Book Trailer for for Ballet Trilogy and Interview with Videographer Emily Hill

Book Trailers are one way authors introduce readers to their books. My dear friend, Emily Hill created a lovely book trailer for my ballet-themed books: 84 Ribbons, When the Music Stops – Dance On, and Letters to Follow – A Dancer’s Adventure. She took my ideas and massaged them into this lovely tribute to ballet.

After watching her work, I decided my blog followers might enjoy a peek behind the scenes of how she organized the trailer. Here’s her brief interview.

Emily 2017bYour book, The Ghost Chaser’s Daughter had an amazing book trailer. When and how did you get started making book trailers? Please remind us of the link.

Paddy, first off let me say what a joy it is to have this opportunity to share what I’ve learned over the past, nearly ten years about the book publishing business.

I got into book publishing after discovering what Boyd Morrison and others called “the dark side”. In their wisdom to sell Kindles and fill those Kindles with reading material, Amazon reached out to independent authors with a 70% royalty contract, paid monthly. That proportion of royalty doubled what had been historically paid to signed authors who were used to waiting up to 18 months for their royalty checks to generate.

We were all sharing information openly in our blogs, thrilled with fresh discoveries, working around the clock to grab what Amazon was providing us – direct entry into the global market!

Independent authors were trying to grab the attention of readers by using every digital means possible: book trailers, blog tours, virtual book launches, face-the-camera YouTube interviews. Book trailers became one more way of entertaining readers with “book teasers”; and I was more than eager to learn the skill.

 Here’s the YouTube link to the book trailer, “The Ghost Chaser’s Daughter” –

 What do you find to be your biggest challenge making a book trailer?

The biggest challenge to making a book trailer is to know the genre and match the audio and correct music score. Readers intuitively expect the book covers, trailers, and branding for romance novels to have a certain look and feel. The same is true of mystery, horror, and fantasy novels. 

After styling, nothing is more important than evoking a mood for your book via correct choice of score.  When one thinks back on the Oscar winning and nominated scores and themes one realizes that the swell of the music, the thunderous timpani’s, the melancholy chords all lend to making a book trailer best.

What is most enjoyable about creating trailers?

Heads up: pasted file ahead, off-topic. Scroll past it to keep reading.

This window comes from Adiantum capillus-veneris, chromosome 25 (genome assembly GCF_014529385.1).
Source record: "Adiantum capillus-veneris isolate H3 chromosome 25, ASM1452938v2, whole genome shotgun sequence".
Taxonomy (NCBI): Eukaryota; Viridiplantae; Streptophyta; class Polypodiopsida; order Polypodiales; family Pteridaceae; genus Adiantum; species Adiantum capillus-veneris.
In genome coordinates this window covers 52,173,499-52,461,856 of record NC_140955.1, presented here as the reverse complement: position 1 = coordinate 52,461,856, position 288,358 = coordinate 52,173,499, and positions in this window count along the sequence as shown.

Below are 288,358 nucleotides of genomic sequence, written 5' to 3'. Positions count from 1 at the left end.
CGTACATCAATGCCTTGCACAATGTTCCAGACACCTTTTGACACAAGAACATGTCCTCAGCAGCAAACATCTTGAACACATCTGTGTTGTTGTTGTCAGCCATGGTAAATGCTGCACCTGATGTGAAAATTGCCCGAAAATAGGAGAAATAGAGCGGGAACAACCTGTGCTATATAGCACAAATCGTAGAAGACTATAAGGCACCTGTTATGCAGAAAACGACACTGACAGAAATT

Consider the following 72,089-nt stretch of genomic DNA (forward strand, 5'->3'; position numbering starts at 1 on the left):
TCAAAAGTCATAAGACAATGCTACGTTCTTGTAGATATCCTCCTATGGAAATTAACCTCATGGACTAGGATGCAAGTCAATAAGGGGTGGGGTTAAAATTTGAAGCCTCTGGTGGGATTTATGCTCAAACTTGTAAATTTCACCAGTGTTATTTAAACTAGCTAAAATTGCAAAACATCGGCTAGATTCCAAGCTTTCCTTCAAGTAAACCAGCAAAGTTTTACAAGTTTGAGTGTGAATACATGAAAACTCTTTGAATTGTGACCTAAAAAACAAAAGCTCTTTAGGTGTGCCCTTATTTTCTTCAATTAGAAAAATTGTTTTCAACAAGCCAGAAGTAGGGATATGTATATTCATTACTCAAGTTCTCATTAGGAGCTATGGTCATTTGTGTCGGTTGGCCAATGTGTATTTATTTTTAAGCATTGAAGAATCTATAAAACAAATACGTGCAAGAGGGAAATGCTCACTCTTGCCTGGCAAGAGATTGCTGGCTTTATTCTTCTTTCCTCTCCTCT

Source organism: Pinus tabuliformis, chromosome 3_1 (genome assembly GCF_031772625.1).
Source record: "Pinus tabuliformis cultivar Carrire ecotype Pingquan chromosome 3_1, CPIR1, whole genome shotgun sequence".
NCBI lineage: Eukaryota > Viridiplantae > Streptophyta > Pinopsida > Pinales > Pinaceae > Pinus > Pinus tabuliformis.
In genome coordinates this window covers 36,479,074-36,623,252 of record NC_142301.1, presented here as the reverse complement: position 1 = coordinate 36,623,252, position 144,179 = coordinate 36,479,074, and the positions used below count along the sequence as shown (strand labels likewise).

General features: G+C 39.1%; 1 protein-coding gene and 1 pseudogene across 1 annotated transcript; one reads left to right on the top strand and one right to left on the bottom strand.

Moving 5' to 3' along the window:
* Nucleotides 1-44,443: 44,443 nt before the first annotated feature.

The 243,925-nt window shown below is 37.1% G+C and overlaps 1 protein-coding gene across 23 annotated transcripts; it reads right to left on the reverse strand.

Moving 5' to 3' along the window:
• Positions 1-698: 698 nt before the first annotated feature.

Ahh. . . matching a visual side sequence to the chords struck in an audio track is brutal drudgery. You want the image of a book cover to PoP! just the downbeat strikes! You want the sweep of the score to match the Ken Burns panorama sweeping across a series of texts or video selection.  A mis-matched beat of music to slide progression is as jarring as watching a

Netflix movie and the actor’s lips are not moving in sync to the audio of his words.

Beyond syncing a book trailers video and audio, the length is important.  You lose a readers’ interest (in my experience) with 3 minute trailers that reveal every twist and turn of the  book’s plot.  Shorter is so much better. I try to construct book trailers that  “reveal” a book’s cover three times within a 90-second sequence of stills and video stock.

People who live in the Edmonds, WA area know of your arts and events column, Artfully Edmonds, featured weekly in My Edmonds News. What additional  writing  projects do you see in your near future?

I’m laughing! Additional writing projects? None!  While I was working as an independent author I was working 60-70 hours a week. Although I enjoyed a year of being on Amazon’s best seller list during 2012-2013, I lost touch with something that I cherish – the Edmonds community.

Learning the dark side of obsession tempered my compulsion to conquer every new horizon, and of saying “Yes!” to every offered project. 

I am currently a part of a wonderful, engaging, loyal-to-the-community-it-serves news organization – My Edmonds News and the “My Neighborhood News Network”.  Last year my column received over 68,000 views, for which I am grateful. It doesn’t get any better than that!

Paddy’s Note:

My thanks to Emily Hill for her technical skills as well as her continued friendship and support. Whether you live in Edmonds or not, I hope you will follow her online arts and entertainment column to learn more about the variety of arts and entertainment you can expect whenever you visit the Edmonds area.



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